Manassas Junction, Va., May 28, 1862.
Editor of the Gazette
Dear Sir. – You will perceive that our Brigade is back to the Junction. At 4 o’clock, on the 25th inst., we left Falmouth for Acquia Creek–marched all night over a break-neck road, and bivouacked in a field formerly occupied by a rebel Battery. Their Barracks were still standing. We found good log huts.
26th. A fine morning. Marched to the landing at Aquia Creek; looking at the busy scene before me. On my right is the camp of the 35th New York Regiment, on my left the wagons are wending their way towards the transports, containing rations, &c., while on my front may be seen Aquia Creek and also the Potomac, which here makes a broad spanse of water. Schooners, steamers, and water craft, look very natural, being the first we have seen for ten months. The most busy scene occurred at Aquia Creek landing; two or three sutlers being present, and most of the boys having a little money, it put one in mind of a pleasure day at home. Cider, lemonade, nuts and oranges were in demand. This is the first time the 13th Regiment has received the benefit of a steamboat or railroad travel since leaving home. Never did a body of men bid adieu with more pleasure to an old camp, than did our Regiment bid good-bye to Falmouth. While there we were worked and drilled almost to death. There are no pleasant associations connected with the old camp; although no cheer greeted either McDowell or Abe Lincoln, when they reviewed the troops, a cheer did greet Col. Leonard when he informed us of our leaving the camp for good. By the way, Col. Leonard is almost worshipped by his command.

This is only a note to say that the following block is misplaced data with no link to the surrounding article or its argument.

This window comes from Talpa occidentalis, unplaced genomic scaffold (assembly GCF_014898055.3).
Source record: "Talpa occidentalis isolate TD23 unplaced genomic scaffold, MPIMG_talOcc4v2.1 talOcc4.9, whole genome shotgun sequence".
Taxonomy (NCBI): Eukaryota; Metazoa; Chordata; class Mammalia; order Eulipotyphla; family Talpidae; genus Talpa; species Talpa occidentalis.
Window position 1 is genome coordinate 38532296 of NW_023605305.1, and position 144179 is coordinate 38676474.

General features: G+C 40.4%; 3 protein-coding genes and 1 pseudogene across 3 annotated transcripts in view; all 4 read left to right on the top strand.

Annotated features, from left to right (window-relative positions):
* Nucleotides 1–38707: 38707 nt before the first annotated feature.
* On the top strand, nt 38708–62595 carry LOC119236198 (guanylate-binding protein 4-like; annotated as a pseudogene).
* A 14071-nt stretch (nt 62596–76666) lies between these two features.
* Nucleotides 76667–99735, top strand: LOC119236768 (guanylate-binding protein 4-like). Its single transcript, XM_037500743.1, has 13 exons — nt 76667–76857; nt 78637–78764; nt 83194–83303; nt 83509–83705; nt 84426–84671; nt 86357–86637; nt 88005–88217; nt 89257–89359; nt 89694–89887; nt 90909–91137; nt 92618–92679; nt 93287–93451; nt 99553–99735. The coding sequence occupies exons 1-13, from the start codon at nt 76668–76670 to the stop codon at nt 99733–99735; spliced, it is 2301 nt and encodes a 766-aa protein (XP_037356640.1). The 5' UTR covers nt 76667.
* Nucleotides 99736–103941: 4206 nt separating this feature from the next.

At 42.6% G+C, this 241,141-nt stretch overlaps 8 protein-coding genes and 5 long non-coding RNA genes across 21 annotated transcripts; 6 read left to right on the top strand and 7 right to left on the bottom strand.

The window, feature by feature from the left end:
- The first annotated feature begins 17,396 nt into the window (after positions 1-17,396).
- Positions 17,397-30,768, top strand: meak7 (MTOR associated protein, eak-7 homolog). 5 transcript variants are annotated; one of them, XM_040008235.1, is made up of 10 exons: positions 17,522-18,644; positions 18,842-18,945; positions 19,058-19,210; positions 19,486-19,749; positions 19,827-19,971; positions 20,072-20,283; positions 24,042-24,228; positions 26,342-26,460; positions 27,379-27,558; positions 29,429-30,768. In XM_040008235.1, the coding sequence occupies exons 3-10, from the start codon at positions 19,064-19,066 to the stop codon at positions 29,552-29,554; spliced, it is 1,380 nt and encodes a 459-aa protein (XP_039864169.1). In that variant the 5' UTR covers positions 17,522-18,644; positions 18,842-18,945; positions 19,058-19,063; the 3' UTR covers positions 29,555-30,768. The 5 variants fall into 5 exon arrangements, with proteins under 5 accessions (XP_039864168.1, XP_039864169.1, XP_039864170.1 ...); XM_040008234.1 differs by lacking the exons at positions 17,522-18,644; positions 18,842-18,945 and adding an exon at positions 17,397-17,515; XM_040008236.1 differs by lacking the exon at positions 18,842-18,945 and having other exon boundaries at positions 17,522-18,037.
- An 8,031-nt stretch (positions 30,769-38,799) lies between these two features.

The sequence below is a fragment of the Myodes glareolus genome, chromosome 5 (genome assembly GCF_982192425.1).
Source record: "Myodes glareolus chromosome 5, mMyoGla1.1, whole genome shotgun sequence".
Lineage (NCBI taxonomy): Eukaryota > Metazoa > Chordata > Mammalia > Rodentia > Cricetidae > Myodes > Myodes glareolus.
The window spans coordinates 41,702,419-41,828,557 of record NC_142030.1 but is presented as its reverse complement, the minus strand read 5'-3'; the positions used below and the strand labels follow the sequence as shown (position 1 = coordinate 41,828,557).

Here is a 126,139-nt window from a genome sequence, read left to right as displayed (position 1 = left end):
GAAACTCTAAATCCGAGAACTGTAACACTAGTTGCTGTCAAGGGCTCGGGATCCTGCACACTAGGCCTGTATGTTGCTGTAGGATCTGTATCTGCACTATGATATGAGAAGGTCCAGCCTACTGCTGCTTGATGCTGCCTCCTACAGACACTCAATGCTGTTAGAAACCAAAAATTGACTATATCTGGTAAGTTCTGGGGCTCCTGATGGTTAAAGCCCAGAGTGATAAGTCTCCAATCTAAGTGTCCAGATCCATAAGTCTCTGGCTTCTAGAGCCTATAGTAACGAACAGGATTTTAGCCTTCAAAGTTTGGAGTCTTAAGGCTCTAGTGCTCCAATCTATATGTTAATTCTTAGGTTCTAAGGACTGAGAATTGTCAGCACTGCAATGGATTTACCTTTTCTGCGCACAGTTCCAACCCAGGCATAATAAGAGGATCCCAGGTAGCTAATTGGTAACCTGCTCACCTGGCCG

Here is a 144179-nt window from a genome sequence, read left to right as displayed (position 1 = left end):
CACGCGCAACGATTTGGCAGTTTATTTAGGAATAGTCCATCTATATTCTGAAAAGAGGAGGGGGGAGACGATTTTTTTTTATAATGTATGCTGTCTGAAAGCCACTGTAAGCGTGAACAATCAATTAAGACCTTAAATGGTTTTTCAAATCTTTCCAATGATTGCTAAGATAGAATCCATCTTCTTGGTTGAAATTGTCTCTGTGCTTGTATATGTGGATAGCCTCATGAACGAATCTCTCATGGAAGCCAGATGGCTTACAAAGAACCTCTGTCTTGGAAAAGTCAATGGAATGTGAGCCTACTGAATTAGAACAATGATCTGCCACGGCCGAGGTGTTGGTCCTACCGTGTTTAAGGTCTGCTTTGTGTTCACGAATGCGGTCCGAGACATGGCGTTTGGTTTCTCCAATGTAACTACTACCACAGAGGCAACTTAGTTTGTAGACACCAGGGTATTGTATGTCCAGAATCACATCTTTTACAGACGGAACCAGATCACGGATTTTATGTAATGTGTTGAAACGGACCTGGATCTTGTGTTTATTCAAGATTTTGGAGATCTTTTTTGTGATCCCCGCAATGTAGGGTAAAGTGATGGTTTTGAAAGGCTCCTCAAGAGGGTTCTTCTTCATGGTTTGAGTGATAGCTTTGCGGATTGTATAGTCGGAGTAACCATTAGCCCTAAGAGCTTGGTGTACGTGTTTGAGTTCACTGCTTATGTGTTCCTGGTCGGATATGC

After dinner we embarked on board steamer John Brooks for Alexandria and Washington, the day was pleasant, the sun rather warm; the shore opposite my position on the boat is studded with earth works, and we are steaming past those batteries which constituted the famous blockade of the Potomac last winter. I could scarcely realize that this was the same river over which we had stood guard for nearly ten months. Truly, the Potomac is a grand stream.
Opposite Fort Washington may be seen that time-honored and ever to be held sacred spot, Mt. Vernon. The house is mostly hidden by the trees, and American taste and money should be freely used towards its adornment. We reached Alexandria at 5 o’clock in the afternoon–remained on board the steamer until next morning. At one o’clock, the long roll aroused us from our beds of hard pine plank, and after tumbling about a little while, we turned in again to be turned out again at three o’clock, for the purpose of taking the cars for Manassas, instead of Washington; never mind, we have had a view of the dome of the capital. At day light we started for the cars–a dark dirty disagreeable morning. At quarter past five o’clock, away we go. The cars into which we are crowded consist of baggage, cattle and other cars of the meanest description. I think by the time we have become a little darker complexioned we shall be thought almost as much of as the darkies who are attached to the Regiment. After stops, too numerous to mention, we arrived within a short distance of the old camp. Troops continued to arrive, and at present writing McDowell’s Division is said to be near by. There are all sorts of rumors afloat in regard to the defeat and retreat of Gen. Banks, and it certainly does look bad. Some lay it to one cause and some to another. If part of a preconceived plan, all right; if otherwise, a tremendous responsibility rests upon some one in the War Department. Curses, bitter and deep, have been showered upon some heads, whether deserved or not, time will show.
The men, for the most part, are still in good spirits. We have a rain storm to-day. Hoping all things are for the best, and that friends at home will endeavor to be cheerful and happy.
I remain yours truly, Azof.
(Roxbury City Gazette; Jun 5, 1862; pg. 2, col. 5.)